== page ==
The Chief Operating Officer (COO) of one of the local airlines described the cash-out through asset-stripping option as curious.
“When I heard what was going on, my first thought was, what was AMCON thinking about when they were sinking funds into the airline? Did they put in so much without any recovery plan? Arik can’t recover, so a new company will be created out of its assets that are expected to recover the debt? I think two distinct companies tied around the same objective is a strategic mistake that will go down the same way. I don’t know any airline that has been helped by wet-leasing aircraft to operate. Not one.
“We said from the beginning that AMCON has no experience or business in aviation and we have been vindicated. They are listening to the wrong advice. Someone needs to tell them that this is aviation, not banking,” he said.
Member of the Aviation Safety Round Table Initiative (ASRTI), Olumide Ohunayo, said a better approach would have been to form a new carrier from a merger of the two airlines (Arik and Aero), instead of splitting one into two.
Ohunayo said having the three airlines run side-by-side implies AMCON pumping in more money than it aims to save. “AMCON should not become a liquidating holding company. I was looking forward to them taking the two out of the way, then berthing a new one then keeping them all with liabilities and encumbrances, which might also affect the new airline.”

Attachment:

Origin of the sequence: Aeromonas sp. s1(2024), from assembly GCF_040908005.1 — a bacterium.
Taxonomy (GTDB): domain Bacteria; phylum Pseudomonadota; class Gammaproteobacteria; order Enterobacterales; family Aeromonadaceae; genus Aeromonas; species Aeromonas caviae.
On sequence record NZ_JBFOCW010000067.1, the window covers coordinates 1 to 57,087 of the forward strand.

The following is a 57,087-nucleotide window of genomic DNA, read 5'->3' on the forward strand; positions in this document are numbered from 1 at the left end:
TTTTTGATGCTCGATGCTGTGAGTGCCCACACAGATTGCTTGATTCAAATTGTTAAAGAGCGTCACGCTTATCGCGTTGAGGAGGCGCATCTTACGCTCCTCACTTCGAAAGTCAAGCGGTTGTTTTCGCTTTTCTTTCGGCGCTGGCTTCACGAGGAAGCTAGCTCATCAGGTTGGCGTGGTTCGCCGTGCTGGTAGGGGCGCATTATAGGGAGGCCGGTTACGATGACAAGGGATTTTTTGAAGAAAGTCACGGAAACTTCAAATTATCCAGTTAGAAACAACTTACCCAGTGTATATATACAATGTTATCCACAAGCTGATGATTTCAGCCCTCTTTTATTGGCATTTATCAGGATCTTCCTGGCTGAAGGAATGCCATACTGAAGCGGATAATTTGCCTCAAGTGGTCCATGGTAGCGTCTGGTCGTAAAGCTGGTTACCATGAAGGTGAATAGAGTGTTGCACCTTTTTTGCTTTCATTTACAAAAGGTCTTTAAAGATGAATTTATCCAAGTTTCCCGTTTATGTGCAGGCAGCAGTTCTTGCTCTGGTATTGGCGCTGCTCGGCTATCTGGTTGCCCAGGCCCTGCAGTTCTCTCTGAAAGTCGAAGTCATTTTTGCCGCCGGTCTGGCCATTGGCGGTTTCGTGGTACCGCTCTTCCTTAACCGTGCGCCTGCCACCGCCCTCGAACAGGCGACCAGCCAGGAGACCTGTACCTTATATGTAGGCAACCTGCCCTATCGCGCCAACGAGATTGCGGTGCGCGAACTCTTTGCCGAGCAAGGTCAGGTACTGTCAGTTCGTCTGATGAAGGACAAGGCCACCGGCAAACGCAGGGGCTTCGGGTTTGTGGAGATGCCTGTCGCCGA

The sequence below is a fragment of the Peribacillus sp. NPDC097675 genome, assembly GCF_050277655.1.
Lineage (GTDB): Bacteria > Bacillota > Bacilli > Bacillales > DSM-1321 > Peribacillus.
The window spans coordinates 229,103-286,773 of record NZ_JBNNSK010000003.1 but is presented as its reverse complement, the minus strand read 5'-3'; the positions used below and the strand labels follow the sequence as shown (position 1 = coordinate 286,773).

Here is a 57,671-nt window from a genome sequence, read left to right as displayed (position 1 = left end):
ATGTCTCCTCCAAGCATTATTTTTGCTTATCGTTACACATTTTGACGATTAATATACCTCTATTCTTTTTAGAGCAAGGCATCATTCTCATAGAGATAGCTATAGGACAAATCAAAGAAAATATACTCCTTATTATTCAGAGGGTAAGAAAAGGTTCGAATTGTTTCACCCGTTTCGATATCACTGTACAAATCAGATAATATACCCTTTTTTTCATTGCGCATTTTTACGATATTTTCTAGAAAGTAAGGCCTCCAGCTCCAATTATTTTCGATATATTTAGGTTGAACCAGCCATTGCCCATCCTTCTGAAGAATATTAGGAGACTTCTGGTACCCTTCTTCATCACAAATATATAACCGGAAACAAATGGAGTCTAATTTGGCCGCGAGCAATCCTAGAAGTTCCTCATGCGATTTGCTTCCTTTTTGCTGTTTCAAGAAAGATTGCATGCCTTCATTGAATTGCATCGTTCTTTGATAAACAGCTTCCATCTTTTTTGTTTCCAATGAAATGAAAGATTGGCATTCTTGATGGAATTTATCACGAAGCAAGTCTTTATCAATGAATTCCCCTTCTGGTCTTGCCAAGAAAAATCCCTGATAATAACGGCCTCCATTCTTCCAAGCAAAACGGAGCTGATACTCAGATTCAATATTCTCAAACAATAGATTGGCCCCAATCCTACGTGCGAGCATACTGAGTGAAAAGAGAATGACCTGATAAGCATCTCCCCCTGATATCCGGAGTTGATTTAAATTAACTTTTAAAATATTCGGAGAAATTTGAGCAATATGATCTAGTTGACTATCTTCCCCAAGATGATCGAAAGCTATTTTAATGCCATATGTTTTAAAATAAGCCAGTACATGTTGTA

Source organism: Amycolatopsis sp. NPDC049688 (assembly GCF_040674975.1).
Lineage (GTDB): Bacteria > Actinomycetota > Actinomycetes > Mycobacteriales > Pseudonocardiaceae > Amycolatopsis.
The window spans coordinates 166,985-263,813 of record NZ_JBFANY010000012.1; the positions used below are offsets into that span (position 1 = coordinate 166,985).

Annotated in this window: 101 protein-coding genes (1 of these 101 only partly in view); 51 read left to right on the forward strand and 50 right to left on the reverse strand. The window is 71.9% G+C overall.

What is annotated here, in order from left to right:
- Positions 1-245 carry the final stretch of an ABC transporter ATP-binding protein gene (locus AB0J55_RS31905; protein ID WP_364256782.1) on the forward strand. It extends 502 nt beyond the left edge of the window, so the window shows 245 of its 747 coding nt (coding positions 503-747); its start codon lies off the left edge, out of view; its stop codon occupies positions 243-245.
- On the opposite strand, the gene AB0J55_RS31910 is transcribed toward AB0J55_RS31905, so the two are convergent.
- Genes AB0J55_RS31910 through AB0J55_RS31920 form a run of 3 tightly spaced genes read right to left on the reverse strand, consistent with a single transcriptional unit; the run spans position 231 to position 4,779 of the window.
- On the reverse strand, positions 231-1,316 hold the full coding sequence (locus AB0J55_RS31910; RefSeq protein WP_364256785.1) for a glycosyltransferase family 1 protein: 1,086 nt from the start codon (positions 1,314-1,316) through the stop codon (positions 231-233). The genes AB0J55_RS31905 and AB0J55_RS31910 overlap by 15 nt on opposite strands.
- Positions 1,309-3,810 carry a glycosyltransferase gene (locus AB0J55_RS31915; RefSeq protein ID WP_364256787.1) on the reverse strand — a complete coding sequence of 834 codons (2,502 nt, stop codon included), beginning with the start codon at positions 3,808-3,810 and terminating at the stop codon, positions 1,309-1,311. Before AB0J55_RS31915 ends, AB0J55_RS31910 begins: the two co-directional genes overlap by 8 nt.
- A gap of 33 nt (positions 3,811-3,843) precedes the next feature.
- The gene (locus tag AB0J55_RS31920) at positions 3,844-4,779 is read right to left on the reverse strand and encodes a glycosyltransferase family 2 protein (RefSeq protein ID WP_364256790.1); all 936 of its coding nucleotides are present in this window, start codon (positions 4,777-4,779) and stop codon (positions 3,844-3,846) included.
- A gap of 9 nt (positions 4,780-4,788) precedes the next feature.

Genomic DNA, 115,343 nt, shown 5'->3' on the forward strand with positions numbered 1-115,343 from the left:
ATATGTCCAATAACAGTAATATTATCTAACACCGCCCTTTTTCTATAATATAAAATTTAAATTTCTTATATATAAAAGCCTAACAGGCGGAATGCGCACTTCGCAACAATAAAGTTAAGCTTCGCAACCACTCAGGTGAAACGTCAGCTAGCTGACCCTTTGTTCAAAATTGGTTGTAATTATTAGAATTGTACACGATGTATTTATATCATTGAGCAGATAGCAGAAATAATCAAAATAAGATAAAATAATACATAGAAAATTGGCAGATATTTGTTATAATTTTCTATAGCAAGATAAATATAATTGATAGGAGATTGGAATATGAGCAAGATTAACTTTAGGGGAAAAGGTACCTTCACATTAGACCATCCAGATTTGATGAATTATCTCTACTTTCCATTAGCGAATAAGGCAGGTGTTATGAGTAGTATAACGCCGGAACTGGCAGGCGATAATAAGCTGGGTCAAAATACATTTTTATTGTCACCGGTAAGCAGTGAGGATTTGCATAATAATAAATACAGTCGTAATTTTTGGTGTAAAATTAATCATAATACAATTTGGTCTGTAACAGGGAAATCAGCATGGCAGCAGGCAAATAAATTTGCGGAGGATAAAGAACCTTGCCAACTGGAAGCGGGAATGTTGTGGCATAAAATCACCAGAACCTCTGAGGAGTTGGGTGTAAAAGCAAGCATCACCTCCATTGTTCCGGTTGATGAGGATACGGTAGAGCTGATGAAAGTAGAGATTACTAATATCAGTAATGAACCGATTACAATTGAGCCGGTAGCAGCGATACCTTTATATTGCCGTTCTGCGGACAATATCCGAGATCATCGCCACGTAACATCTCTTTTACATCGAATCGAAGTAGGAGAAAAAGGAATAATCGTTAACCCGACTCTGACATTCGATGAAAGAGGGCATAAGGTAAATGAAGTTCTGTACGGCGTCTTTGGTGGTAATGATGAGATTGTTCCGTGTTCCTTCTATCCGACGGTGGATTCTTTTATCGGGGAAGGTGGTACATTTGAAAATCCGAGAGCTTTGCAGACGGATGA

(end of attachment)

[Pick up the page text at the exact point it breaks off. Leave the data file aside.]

“If the idea of the new airline is to attract investors, then I support it. But keeping it with the other two in the stable will not be good enough. Again, I think AMCON has overstayed after 10 years. Yet, they could not get something tangible out of the two airlines. I think it is time to do the needful, rather than keep dragging the two airlines along and pumping in more money,” Ohunayo said.

A consultant to Arik Air, however, commended the Corporation for the “sound exit strategy from Arik Air. 
“I believe AMCON should be commended for keeping that airline afloat, at least for securing jobs before and after COVID-19. The macroeconomic situation in the country and challenges in aviation, with new entrants, make the project a herculean task. Unfortunately, the NG Eagle appears to be caught up in some political quagmire.”
Aviation Security Consultant, Group Captain John Ojikutu (rtd.), said he was not surprised at the claims around Arik Air, because it is clear from day one that AMCON has no muscle to rescue Arik.
Ojikutu said: “Recall that at the time AMCON came, it asked for N10 billion to rejuvenate the airline even when Arik was said to owe about N300 billion. I knew then that they were not serious to rescue the airline, but to take a pound of flesh out of the bleeding carrier.”
He said such an airline could only be rescued if and only if the manager could recover, or make more than a net profit of N10 billion annually, over 30 years.
Ojikutu reiterated the need to invite foreign technical investors to buy 35/40 per cent shares in the airline including that of Aero Contractors. “Sell another 20 per cent to credible Nigeria private investors; 35 per cent to the Nigeria public through the stock market and 10 per cent for the Federal government and the 36 states governments.”
So far, AMCON has had to dispose of assets under its management at discounts. An instance is the bridge banks on whose establishment the company was set up. Heritage Bank acquired Enterprise Bank Limited (formerly Spring Bank) for N56.1 billion, which was less than N111 billion the CBN injected into it about a decade ago.